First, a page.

San Francisco promises that by 2020, no garbage will end up in a landfill. But is that really possible?
Krausz argues that San Francisco has no comprehensive plan for achieving Zero Waste, while at the same time having little control over "top of the pipe" consumption, which generates a glut of trash. "While the city has achieved success at managing waste at the end-of-pipe, it has thus far failed to address the fundamental problem of consumption, which is driving waste generation," his study notes.
Guillermo Rodriguez and Jack Macy of San Francisco's Department of the Environment counter that there is a strategy, involving a host of different measures ranging from education, to policy initiatives, to incentive programs aimed at reducing waste. They think zero waste is possible. "We're probably at 99 percent diversion here in this office," said Macy, who serves as the city's Commercial Zero Waste Coordinator. "At least 90 percent of the discard stream is recyclable and compostable," he added. And as for the last 10 percent, "that pie will be shrinking as we find more markets" for recyclables.
Krausz also raised skepticism about Recology's bid for a landfill contract that would extend until 2025, five years beyond the deadline for all waste elimination. To that, Recology's Eric Potashner responded that state law requires 15 years of disposal capacity to guarantee a safety net, regardless of municipal aspirations.
Krausz is critical of San Francisco officials for promising zero waste, but he acknowledges that manufacturers of disposable goods, not city officials, are to blame. Ambitious legislative measures such as San Francisco's mandatory composting program and a ban on plastic bags have been enacted and achieved tangible results, but for items like ubiquitous thin-film plastics, dirty diapers, synthetic materials, and the like, good solutions have yet to be found.
Krausz' study also determined that no city on the planet that's set out to do so has ever actually succeeded at achieving zero waste. "If you are a city that is a member of Western civilization as we know it, you're not going to be zero waste to landfill, because you participate in the global economy," Krausz states plainly.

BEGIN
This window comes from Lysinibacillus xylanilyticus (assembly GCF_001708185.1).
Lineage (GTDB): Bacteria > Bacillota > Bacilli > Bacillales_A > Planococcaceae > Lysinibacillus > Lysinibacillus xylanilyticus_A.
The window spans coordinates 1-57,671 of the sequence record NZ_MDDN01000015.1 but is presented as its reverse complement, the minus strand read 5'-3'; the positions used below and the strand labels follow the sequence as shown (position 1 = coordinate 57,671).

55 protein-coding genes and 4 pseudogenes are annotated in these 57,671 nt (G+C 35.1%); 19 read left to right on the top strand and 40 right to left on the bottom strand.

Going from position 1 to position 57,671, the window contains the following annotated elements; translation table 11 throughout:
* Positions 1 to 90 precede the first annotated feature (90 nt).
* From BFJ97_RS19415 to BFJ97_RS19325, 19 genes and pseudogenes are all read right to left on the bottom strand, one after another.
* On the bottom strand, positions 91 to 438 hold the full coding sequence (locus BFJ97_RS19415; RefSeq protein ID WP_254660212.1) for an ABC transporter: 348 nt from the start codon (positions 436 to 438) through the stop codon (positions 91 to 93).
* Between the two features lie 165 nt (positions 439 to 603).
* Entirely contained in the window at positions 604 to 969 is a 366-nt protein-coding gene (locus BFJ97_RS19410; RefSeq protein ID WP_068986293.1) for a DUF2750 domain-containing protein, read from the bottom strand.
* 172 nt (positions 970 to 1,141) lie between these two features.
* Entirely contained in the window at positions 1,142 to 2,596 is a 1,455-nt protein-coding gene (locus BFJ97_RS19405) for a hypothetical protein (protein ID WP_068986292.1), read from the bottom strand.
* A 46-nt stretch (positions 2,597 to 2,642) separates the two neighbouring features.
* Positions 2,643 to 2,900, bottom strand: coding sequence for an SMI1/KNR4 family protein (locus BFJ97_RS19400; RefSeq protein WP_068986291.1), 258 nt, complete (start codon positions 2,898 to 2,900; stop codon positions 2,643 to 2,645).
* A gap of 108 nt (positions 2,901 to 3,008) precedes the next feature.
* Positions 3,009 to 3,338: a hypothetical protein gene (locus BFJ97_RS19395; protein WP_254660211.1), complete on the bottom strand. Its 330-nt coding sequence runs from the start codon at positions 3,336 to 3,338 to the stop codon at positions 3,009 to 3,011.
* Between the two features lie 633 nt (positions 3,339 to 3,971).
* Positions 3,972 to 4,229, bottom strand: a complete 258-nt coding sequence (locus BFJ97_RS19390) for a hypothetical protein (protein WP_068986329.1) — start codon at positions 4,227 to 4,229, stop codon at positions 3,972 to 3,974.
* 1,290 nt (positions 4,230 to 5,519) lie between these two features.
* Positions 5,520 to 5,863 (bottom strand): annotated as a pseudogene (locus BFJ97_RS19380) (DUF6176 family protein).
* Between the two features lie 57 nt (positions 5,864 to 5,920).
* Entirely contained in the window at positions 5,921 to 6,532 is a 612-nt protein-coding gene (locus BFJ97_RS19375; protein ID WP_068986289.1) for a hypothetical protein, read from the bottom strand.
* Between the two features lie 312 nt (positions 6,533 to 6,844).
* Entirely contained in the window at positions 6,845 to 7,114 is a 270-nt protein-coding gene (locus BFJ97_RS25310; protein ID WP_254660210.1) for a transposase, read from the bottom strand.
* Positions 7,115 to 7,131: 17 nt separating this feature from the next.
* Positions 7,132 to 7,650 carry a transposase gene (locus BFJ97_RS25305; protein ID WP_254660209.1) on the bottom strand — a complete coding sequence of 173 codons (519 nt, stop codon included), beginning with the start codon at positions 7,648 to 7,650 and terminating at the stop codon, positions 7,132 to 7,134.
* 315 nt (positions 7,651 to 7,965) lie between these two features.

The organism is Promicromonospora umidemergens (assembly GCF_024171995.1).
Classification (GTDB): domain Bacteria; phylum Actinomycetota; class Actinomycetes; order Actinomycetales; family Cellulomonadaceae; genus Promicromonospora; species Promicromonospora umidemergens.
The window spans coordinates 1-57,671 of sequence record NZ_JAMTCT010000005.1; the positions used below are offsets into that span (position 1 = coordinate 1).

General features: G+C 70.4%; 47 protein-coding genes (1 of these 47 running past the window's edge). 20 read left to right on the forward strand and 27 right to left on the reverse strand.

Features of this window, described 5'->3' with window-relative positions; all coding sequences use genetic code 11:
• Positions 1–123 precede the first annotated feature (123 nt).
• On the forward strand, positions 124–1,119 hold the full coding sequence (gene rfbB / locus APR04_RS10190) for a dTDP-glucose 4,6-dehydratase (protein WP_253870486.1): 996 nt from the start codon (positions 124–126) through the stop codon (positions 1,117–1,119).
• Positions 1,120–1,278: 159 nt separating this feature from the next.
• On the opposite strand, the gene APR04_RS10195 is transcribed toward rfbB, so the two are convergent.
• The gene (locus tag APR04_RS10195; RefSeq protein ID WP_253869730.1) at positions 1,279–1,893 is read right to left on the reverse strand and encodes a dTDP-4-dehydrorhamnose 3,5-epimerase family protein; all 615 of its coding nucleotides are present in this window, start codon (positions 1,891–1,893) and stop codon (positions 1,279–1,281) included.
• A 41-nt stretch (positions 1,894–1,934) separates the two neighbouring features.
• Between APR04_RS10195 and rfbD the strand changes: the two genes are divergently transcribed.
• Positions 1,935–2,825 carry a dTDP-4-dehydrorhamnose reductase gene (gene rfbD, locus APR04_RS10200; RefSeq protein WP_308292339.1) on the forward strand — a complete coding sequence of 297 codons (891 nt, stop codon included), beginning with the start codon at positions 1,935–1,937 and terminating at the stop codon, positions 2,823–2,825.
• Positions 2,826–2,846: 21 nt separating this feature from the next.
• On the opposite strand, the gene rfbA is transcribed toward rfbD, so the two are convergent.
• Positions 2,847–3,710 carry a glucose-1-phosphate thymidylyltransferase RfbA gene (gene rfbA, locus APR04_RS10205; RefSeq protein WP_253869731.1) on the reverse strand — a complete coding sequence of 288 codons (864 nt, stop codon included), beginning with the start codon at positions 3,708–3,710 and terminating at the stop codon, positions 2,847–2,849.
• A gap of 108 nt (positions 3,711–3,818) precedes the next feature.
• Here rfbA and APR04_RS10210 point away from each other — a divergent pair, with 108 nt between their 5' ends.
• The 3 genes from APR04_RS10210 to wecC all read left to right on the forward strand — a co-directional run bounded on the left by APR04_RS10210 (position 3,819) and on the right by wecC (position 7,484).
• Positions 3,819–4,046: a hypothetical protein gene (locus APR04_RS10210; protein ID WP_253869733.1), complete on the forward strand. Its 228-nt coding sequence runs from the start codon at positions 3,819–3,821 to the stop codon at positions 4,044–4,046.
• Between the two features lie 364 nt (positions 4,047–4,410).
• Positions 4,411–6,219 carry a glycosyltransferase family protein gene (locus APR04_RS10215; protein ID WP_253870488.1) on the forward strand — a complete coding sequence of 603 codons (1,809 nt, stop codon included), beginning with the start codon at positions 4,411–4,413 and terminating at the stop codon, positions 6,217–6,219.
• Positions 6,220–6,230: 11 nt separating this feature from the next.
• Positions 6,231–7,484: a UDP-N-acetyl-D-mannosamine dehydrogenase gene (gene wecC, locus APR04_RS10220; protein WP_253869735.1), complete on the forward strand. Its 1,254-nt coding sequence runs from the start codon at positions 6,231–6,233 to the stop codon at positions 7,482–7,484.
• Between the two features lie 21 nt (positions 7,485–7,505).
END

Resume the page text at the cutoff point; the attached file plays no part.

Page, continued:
SF'S TRASH PIT
On a recent Friday morning, Recology's Potashner and Paul Giusti led a tour of the city's recycling and waste processing facilities. It featured a stop at the transfer station, housed in a large warehouse off of Tunnel Road where all the refuse from the black trash bins is deposited before being carted off to the Altamont Landfill. A sweet, pungent aroma hung in the air. "We call this the pit," Giusti explained as we approached a sunken area that could have contained multiple Olympic-sized swimming pools, extending a story or two below us into the earth. "This is the last frontier," Potashner added. "The last 20 percent."
It was filled with an astonishing quantity of trash, making a tractor that ambled awkwardly over top the mound to compact it down appear toy-like in comparison. The sea of discarded material contained every hue, and floating around in the debris were orange juice containers, cardboard boxes, and thousands upon thousands of (banned) plastic bags. Between 200 and 300 garbage trucks eject their contents into the pit each day, and a single truck can hold up to four tons of trash.
Giusti started working for Recology, formerly NorCal Waste Systems, in 1978, following in the footsteps of his father. Back then, the pit was more like a mountain: "When I would dump my truck, I could walk up this pile," he said, gesturing toward a set of sprinklers suspended from the ceiling to indicate how high it once extended. State data confirms the story: In 2011, according to CalReycle, San Francisco sent 446,685 tons of waste to the landfill. That number has steadily declined over time; in 2007, it stood at 628,914 tons.
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